Border Closure Hurts Afghan-Pakistan Produce Trade

Cross-border fighting between Afghanistan and Pakistan has suspended trade worth millions of dollars and stranded hundreds of trucks loaded with fruits and vegetables at the border, where the produce stands to spoil in the rising heat.

Pakistan had temporarily closed the Chaman border crossing, across from Afghanistan’s Spin boldak, after a frontier skirmish earlier this month between Afghan and Pakistani border guards left more than 10 people dead. Global economic institutions say South Asia is one of the world’s least economically connected regions, and the periodic closures of border crossings complicate things further.

Summer is peak time for fruit and vegetable production in the two countries. Under normal circumstances around this time of the year, a significant portion of Afghanistan’s grapes and pomegranates is ferried overland to Pakistan.

Pakistan’s mangoes and vegetables go the opposite direction, along with bilateral trade in many other commodities — some legal and some otherwise.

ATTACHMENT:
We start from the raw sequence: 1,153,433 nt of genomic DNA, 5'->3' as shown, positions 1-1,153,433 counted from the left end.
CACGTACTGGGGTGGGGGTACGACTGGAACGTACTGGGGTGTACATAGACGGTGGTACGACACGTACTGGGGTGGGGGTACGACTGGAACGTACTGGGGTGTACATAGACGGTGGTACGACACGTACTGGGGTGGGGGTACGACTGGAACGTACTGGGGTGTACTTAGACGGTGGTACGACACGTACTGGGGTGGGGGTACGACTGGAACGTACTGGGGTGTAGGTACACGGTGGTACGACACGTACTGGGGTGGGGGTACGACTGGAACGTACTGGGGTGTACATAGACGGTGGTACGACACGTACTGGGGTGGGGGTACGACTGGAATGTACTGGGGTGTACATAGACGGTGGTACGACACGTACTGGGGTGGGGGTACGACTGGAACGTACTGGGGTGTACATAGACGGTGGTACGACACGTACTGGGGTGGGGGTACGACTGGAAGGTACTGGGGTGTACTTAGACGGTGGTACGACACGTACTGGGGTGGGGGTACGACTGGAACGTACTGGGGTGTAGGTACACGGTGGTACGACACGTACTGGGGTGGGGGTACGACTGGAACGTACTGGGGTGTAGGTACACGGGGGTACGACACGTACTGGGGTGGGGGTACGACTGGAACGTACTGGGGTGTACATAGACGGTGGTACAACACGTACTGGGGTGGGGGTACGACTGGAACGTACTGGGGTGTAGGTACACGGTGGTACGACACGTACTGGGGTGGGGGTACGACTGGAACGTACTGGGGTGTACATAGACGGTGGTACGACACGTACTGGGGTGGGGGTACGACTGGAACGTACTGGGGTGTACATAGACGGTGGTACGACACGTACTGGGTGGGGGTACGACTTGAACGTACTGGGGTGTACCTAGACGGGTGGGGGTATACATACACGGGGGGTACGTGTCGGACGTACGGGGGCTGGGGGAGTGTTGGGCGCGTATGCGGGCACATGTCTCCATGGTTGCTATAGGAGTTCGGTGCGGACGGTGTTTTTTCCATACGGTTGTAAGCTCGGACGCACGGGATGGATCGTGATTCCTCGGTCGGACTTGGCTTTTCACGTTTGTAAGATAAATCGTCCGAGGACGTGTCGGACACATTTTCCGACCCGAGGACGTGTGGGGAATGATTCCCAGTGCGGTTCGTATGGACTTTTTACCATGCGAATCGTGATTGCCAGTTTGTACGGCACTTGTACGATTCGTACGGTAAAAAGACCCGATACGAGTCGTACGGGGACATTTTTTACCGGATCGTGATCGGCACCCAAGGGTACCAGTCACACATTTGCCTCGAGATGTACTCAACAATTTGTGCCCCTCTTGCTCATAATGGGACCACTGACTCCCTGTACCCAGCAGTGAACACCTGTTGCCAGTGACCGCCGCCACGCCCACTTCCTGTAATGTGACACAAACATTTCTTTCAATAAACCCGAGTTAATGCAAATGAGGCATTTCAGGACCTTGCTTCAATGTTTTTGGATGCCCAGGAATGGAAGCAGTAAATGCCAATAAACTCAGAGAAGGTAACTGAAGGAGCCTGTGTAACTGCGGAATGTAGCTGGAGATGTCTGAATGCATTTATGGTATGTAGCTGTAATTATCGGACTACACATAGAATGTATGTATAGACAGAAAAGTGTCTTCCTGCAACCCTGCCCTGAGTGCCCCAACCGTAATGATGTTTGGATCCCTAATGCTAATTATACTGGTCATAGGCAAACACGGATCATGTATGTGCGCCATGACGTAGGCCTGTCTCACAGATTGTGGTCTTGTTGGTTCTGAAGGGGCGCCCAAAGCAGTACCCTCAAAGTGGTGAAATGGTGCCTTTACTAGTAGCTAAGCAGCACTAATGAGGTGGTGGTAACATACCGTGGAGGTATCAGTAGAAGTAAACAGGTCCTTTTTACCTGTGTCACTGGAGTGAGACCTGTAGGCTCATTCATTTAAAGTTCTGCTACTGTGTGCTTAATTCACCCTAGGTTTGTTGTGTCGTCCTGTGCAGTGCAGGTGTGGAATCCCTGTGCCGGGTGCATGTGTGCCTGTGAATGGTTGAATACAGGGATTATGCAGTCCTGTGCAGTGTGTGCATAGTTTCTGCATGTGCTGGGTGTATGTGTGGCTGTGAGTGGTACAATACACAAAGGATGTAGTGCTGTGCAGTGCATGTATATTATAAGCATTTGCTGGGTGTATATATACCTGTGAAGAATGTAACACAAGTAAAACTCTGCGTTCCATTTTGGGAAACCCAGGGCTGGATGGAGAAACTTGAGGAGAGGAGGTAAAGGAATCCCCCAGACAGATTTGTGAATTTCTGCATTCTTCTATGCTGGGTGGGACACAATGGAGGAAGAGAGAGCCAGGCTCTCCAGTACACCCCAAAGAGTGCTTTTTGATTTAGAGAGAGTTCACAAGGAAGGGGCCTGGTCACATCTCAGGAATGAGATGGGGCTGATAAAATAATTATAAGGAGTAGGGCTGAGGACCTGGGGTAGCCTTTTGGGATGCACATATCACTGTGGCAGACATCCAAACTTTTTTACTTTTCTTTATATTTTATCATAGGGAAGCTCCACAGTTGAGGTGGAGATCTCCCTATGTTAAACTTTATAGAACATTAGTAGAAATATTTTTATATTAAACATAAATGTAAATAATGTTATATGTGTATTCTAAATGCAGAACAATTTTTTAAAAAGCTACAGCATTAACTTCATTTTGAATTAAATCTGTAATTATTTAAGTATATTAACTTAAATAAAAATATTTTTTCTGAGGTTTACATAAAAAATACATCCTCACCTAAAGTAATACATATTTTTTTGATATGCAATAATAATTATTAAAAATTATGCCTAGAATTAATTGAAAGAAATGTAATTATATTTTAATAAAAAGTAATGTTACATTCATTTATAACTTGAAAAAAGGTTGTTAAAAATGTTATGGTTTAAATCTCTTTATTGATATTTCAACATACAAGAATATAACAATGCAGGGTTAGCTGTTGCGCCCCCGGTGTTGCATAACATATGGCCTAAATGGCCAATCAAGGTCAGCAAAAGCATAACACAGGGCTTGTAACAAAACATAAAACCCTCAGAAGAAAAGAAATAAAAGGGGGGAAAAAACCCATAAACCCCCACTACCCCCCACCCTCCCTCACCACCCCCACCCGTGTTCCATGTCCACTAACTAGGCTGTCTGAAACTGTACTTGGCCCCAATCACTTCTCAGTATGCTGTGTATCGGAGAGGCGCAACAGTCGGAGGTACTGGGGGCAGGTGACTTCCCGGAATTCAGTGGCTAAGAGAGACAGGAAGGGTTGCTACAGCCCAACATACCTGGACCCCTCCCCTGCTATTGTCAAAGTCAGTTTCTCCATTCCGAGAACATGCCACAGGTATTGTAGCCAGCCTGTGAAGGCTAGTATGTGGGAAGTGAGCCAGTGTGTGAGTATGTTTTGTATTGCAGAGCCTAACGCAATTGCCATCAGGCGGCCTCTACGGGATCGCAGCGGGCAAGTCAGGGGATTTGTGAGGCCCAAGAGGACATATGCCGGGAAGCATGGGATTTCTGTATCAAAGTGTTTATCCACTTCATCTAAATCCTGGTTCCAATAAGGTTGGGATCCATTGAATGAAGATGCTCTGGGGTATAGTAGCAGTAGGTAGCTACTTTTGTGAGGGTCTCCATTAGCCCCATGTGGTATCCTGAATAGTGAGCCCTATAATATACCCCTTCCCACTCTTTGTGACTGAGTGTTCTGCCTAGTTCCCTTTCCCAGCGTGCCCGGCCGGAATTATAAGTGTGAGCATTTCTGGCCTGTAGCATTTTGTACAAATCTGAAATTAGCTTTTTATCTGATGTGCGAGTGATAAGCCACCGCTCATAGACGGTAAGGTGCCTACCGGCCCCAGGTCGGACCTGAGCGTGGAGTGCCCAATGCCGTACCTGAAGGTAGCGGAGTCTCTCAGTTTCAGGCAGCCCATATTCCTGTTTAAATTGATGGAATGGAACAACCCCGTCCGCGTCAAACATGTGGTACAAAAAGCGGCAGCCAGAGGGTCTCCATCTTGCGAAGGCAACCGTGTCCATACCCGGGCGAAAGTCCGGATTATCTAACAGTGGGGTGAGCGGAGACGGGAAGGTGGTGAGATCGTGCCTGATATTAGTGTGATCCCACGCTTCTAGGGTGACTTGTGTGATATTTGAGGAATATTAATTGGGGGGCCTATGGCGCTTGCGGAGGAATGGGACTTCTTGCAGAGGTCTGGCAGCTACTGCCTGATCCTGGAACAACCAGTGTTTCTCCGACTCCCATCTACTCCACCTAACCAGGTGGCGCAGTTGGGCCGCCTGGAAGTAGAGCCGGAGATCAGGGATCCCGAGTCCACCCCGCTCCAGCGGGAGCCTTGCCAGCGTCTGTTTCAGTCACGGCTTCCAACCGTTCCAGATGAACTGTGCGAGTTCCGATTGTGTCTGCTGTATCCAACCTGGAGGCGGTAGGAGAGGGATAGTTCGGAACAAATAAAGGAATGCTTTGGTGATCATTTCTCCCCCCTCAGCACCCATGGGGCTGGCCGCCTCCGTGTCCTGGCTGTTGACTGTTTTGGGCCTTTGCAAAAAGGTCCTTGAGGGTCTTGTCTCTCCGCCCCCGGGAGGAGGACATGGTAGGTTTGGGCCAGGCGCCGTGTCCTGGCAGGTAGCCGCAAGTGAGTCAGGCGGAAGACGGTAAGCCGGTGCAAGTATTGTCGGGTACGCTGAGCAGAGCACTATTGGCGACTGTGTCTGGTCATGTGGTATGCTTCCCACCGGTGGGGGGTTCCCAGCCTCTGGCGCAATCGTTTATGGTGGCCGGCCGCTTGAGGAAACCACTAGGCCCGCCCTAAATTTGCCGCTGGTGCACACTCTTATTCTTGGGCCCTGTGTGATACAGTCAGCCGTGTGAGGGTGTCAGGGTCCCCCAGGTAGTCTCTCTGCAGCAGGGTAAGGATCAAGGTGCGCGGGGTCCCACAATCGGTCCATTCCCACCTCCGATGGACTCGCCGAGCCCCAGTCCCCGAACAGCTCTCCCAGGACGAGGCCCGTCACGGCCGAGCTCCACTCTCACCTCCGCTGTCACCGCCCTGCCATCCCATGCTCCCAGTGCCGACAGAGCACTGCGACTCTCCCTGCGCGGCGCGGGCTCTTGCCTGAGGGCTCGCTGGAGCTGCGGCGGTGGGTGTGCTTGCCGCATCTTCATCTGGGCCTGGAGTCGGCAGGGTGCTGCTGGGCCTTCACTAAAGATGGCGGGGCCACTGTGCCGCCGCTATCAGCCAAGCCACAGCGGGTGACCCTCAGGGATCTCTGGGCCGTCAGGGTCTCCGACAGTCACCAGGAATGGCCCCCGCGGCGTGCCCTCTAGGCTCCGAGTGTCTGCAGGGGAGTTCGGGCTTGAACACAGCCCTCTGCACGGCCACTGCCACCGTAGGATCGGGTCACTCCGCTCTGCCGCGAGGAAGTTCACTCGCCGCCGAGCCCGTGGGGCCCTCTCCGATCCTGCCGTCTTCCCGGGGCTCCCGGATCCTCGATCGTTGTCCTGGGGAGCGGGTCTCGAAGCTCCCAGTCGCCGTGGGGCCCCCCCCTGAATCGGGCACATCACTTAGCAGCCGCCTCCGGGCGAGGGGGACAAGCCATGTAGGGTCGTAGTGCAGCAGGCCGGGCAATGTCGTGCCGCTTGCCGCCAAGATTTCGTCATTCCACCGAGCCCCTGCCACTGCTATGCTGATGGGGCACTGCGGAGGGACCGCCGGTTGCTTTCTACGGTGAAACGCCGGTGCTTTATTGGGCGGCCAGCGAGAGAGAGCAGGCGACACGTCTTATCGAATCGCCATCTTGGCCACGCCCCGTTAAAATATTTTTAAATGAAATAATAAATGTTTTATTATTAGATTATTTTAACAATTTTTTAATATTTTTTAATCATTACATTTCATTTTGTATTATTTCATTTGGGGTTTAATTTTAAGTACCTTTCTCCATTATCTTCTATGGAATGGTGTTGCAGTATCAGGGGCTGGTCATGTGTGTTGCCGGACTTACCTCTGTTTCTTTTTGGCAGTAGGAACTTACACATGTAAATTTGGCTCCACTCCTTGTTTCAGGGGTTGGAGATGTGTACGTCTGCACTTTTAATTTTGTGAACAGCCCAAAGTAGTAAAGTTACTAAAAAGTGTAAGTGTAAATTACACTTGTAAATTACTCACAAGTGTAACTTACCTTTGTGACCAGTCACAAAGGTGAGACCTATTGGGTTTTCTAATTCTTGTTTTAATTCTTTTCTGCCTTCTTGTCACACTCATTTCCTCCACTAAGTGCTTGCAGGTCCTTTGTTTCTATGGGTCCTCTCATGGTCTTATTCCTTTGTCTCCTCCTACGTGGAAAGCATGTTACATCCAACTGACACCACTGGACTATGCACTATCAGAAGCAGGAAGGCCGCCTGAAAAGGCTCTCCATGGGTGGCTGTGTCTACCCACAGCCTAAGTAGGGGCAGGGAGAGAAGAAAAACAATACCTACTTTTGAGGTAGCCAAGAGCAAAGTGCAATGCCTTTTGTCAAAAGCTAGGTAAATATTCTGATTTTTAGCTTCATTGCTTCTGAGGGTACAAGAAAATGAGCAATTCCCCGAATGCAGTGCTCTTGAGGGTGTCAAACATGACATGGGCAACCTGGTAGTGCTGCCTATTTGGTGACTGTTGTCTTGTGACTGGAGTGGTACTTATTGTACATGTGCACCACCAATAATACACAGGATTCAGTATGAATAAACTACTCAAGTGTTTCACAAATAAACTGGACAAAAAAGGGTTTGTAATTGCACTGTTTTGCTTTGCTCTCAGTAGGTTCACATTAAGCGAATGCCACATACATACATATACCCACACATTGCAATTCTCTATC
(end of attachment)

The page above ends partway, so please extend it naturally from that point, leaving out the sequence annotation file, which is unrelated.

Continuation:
Part of the Afghan fruit produce is sold in Chaman and nearby villages; the remainder finds its way to markets across Pakistan.

It’s a long-established system that relies heavily on trust: Pakistani fruit traders send advance payments to their Afghan counterparts, who then send the fruit after it’s harvested. But so far this year, the Chaman businessmen say they have not cut the usual deals because the border closure have created the risk of coming up empty-handed.

Amant Khan, a fruit trader in Chaman, said he suffered losses last year as tensions rose between the two countries.

“This season we did not give the grape or melon dealers anything,” he said. “In fact, we decided not to do business with Afghanistan.”

For traders in Waish Mandi, a thriving Afghan market town across from Chaman, these are hard financial times, too. Hundreds of people, who used to benefit from border trade, have lost work. Unable to move their merchandise across the border, goods worth millions of dollars are stranded in truck containers.

Apart from the fruit trade, bilateral trade between Afghanistan and Pakistanonce worth $3 billion a year has dropped to $1.2 billion, said Khan Jan Alkozai, president of the Afghanistan Chamber of Commerce and Industry.

Pakistan’s own fruit exports to Central Asia via Afghanistan, which usually average 2 million pounds, also suffer because of border closures, Alkozai said.

Daro Khan, former vice president for the Afghanistan-Pakistan Joint Chamber of Commerce, said Pakistani farmers and businessman have not recovered from losses due to border closures last year.

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